A Literal Run Into Fate: A Story of Networking

My hands shook; my head was an emotional mess. The worst of the worst happened; I hit a car. Not all turned out bad—yes, I had a hefty bill to pay—but I got my first taste of networking.

 

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As college students, we hear the word “networking” all the time, but what does it really mean? In the simplest terms, it’s making connections with professionals in career fields. That’s not wrong, but networking can be interpreted differently depending on who you ask. Some say it’s making the connections with the right people, while others say it is turning to professionals to gain job insight. There is no right answer; networking encompasses a variety of methods to get to where we want to be.

 

How could hitting a car turn into networking? Simple: the owner of the car just happened to be retired journalist Bob Burdick, former editor-in-chief of The Rocky Mountain News. If that’s not coincidental, I don’t know what is.

 

I now had a name; a name that could open up some doors for me as I moved forward into college and my journalism career. Months later, I met Burdick and a colleague of his, Rob Reuteman, a professor of newswriting, as well as a former business writer for The Rocky Mountain News. I would consider this my first real networking experience, talking with two journalism professionals, getting their opinions on what it takes to break into and make it in the industry.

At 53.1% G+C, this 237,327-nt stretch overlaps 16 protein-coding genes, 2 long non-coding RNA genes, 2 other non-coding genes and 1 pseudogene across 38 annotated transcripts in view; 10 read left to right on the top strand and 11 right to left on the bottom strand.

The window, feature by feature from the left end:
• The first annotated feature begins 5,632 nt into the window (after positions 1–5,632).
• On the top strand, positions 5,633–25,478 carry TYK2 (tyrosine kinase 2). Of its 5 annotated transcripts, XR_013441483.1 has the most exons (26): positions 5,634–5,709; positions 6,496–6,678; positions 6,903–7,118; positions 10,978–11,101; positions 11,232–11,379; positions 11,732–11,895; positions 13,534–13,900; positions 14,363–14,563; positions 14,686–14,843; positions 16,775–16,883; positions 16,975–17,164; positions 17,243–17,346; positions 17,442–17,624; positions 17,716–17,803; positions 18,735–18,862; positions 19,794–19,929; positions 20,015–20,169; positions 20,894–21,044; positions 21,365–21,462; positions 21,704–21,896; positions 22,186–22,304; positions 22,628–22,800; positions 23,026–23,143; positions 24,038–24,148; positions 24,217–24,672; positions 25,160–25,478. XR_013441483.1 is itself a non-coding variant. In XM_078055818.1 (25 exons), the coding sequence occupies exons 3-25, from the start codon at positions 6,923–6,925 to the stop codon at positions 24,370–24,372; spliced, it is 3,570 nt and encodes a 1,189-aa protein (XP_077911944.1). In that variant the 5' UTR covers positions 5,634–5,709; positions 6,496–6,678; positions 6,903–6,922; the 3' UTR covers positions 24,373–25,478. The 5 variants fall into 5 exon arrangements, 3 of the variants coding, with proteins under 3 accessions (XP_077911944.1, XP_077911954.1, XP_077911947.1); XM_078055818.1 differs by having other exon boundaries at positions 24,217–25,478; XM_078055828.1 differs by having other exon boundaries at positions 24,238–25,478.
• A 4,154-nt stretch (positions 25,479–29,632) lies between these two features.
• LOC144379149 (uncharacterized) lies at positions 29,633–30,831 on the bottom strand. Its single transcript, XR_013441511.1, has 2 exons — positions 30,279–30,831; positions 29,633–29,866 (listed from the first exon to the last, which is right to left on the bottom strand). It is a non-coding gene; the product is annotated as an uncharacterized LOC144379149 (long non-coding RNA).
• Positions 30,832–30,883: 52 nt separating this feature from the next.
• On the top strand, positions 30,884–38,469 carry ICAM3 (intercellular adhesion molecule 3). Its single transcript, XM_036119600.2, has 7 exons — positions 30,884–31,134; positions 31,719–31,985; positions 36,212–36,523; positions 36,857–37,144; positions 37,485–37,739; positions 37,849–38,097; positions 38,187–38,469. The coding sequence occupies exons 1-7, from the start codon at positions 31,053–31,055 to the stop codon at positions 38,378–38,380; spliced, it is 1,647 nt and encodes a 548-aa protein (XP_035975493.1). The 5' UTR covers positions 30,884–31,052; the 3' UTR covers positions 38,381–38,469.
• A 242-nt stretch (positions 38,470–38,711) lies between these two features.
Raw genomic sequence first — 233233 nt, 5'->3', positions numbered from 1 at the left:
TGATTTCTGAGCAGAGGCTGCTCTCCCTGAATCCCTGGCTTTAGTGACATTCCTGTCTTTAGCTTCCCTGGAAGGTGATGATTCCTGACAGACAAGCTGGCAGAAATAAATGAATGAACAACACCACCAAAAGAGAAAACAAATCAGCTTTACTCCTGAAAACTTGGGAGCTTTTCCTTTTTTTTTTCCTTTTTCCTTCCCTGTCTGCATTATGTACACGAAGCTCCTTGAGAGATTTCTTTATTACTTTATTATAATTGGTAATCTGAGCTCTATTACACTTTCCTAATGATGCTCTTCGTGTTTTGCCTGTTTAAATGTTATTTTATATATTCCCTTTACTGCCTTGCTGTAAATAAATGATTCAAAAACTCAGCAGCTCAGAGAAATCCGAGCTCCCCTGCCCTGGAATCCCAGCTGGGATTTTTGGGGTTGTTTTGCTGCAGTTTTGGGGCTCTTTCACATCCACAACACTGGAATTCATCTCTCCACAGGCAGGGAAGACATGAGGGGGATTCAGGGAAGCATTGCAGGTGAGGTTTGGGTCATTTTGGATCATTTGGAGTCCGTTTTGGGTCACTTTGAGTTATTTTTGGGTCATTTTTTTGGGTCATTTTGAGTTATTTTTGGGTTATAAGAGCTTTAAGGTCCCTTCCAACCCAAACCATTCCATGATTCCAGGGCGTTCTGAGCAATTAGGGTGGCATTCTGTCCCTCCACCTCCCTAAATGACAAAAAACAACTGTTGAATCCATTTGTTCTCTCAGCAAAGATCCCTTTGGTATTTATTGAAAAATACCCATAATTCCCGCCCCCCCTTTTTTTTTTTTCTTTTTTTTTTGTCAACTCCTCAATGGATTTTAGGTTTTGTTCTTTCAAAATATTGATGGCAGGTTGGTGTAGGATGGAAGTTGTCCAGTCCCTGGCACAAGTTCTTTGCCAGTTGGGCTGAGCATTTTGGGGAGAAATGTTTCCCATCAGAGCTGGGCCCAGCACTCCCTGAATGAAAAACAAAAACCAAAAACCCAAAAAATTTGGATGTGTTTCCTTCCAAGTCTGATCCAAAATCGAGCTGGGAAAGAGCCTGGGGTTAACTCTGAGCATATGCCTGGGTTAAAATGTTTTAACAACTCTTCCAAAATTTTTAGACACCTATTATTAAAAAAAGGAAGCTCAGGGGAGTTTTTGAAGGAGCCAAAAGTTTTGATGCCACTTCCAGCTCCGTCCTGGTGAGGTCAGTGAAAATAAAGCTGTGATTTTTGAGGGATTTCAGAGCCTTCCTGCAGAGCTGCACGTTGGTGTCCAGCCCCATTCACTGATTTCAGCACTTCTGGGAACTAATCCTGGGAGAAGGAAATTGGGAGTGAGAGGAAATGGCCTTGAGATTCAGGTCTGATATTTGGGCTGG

To Burdick, retired or active professionals can offer insight gained through their experiences and thereby provide effective shortcuts to help prepare young professionals in their careers.

 

That’s exactly what happened next, Burdick gave me the name of Suzanne Brown, a fashion journalist for The Denver Post, in the hopes that I could potentially shadow her to see what my potential career choice entailed. I followed through and shadowed her a few months later, and needless to say, it made me look forward to my career goal even more.

 

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“It is important to ask questions, though, so you obtain information you need, not merely what someone thinks you need,” Burdick says.

 

Reuteman, on the other hand, believes that so many aspects of life happen because of who we know, not what we know. In many cases in today’s society, this is how dream jobs are achieved, by making the right connections with the right people.

 

“Students must bridge that gap, must cast a wide net, and effective networking will get them where they need to be,” Reuteman says.

 

How can you begin networking? Join career oriented organizations. Volunteer. Talk to as many people as you can in as many different situations as you can. You never know who (or what) will open up the right doors for you.

 

College Avenue reporter Alexa Phillips can be reached at collegeavenaue@collegian.com. . Look for the Interviewing Guide issue of College Avenue on racks Mar. 12!